About Our Parish

The Roman Catholic Parish of St. Thecla, founded in 1964, is located in Pembroke, MA.  Until 1964, no Catholic Church existed in the Town of Pembroke.

Our History

Property on Washington Street was purchased by the Archdiocese of Boston from the Smith family, and on December 13, 1963, Richard Cardinal Cushing placed the cornerstone of St. Thecla Church.  Over the next six months, town residents saw an unusual piece of architecture rise from the ground.

The roof was formed on the ground.  It is a solid piece of concrete, weighing thirty five tons.  It is six inches thick at the base and three inches at the rounded top.  It was raised in a two hour process to its present height by sixteen jacks.  With no interior columns, worshippers may enjoy unobstructed views of the entire church.  Architect David Shields designed a sky dome and stained glass windows so that sunlight could pour throughout.

On July 19, 1964, Bishop Jeremiah Minihan, accompanied by an honor guard of Fourth Degree Knights of Columbus, blessed and dedicated the building and celebrated Benediction of the Most Blessed Sacrament.

The population of Pembroke in 1964 was five thousand with about three hundred families registered in the parish.  The parish hall, at the rear of the building, became a popular gathering place for all residents.  Since it had the distinction of being the largest hall in town, members of the police and fire departments held their annual balls there.  Many dances, fundraisers and parties, as well as the Pembroke Bicentennial Ball, were held at the hall.

 

St. Thecla

According to a popular second century tale, Acts of Paul and Thecla, she was a native of Iconomium who was so impressed by the preaching of St. Paul on virginity that she broke off her engagement to marry Thamyris to live a life of virginity.  Paul was ordered to be scourged and banished from the city for his teaching, and Thecla was ordered burned to death.  When a storm providentially extinguished the flames, she escaped with Paul and went with him to Antioch. There she was condemned to wild beasts in the arena when she violently resisted the attempt of Syriarch Alexander to kidnap her, but again escaped when the beasts did no harm to her. She rejoined Paul at Myra in Lycia, dressed as a boy, and was commissioned by him to preach the Gospel. She did for a time in iconium and then became a recluse in a cave at Meriamlik near Seleucia. She lived as a hermitess there for the next seventy-two years and died there (or in Rome, where she was miraculously transported when she found that Paul had died and was later buried near his tomb). The tale had tremendous popularity in the early Church but is undoubtedly a pious fiction and was labeled apocryphal by St. Jerome. Her feast day is September 23.St. Thecla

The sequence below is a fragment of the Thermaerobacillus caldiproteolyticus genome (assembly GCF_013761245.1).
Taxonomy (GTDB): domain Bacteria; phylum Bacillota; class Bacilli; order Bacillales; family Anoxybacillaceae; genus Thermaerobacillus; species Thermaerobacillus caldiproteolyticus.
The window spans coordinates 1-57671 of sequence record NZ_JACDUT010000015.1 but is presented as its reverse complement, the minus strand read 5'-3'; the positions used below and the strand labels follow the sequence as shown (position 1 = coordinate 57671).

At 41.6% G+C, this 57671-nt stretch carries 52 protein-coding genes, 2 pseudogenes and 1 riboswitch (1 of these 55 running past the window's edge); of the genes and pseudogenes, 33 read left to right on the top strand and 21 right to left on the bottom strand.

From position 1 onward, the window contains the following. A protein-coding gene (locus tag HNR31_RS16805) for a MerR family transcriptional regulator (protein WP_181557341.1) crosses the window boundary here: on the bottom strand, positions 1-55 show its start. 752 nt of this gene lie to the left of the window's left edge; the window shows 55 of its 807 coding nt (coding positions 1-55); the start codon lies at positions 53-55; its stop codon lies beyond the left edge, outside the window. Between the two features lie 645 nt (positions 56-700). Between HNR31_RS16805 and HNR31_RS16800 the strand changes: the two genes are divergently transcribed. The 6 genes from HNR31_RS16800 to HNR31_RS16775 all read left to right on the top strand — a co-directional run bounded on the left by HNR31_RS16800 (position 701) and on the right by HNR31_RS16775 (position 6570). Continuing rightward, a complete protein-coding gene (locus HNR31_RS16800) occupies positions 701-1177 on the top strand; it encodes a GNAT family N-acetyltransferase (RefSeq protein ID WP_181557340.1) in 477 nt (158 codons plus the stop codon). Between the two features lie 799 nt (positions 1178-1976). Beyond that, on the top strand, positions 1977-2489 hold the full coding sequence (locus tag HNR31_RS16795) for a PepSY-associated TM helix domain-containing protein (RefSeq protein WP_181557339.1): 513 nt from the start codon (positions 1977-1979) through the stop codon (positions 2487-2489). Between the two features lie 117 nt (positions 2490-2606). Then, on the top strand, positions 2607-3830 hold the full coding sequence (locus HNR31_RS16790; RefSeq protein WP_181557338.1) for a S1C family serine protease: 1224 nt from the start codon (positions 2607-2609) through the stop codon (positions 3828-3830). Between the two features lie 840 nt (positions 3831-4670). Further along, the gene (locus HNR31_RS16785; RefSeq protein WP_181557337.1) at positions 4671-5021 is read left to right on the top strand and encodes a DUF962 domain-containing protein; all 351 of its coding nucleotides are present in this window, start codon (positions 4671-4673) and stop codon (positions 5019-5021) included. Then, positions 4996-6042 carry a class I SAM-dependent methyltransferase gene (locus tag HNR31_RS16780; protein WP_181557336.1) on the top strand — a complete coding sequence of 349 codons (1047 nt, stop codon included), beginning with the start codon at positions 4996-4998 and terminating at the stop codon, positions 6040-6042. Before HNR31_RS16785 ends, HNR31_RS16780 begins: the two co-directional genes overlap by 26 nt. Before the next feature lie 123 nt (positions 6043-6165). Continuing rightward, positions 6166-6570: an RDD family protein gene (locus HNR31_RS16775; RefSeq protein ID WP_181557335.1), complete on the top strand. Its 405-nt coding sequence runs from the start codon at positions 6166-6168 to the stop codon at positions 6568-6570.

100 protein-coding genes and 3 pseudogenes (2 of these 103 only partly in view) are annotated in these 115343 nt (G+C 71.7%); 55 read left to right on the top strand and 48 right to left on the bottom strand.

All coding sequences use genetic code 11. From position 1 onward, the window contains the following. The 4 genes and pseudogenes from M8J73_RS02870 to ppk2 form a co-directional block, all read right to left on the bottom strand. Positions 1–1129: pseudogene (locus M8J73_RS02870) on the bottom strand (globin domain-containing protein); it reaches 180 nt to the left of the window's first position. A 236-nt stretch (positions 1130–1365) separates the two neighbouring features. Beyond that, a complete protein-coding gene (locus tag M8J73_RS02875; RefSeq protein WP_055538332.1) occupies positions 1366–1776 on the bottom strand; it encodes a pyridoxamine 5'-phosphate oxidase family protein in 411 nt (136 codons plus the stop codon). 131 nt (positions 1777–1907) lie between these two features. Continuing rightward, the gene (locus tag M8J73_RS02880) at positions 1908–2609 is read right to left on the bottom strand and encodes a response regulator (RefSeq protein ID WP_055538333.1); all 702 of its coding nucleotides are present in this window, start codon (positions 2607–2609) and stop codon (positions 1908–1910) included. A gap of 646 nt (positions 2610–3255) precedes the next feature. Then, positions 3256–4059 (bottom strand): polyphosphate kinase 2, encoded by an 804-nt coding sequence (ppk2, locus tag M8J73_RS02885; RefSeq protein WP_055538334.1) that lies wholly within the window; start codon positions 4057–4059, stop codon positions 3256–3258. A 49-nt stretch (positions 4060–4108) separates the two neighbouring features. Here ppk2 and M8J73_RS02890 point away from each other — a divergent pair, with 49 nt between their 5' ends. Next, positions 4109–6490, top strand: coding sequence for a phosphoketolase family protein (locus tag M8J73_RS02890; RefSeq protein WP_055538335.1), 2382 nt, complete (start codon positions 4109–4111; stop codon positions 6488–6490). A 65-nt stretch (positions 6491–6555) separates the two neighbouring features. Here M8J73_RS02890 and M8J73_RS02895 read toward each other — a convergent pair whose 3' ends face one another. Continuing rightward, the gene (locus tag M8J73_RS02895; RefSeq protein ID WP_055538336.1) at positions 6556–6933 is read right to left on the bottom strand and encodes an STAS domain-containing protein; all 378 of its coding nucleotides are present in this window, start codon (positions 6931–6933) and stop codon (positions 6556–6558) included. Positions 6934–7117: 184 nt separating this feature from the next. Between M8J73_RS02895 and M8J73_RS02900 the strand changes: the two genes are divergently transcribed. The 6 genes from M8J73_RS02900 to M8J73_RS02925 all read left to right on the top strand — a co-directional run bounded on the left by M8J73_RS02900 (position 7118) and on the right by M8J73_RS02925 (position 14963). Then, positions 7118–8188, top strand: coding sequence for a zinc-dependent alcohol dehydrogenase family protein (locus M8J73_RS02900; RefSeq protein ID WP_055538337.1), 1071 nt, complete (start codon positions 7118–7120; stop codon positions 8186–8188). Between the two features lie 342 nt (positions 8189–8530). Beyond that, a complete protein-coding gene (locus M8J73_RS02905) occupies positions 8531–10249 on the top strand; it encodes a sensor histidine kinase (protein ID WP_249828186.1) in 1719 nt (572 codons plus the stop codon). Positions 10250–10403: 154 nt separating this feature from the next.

About Our Parish

Deeply committed to Jesus Christ, we endeavor to become a unified community of faith, worship, and service. We strive to be a warm, welcoming and caring parish in which the gifts and talents of all, young and old, are recognized and graciously used to nourish others.

 


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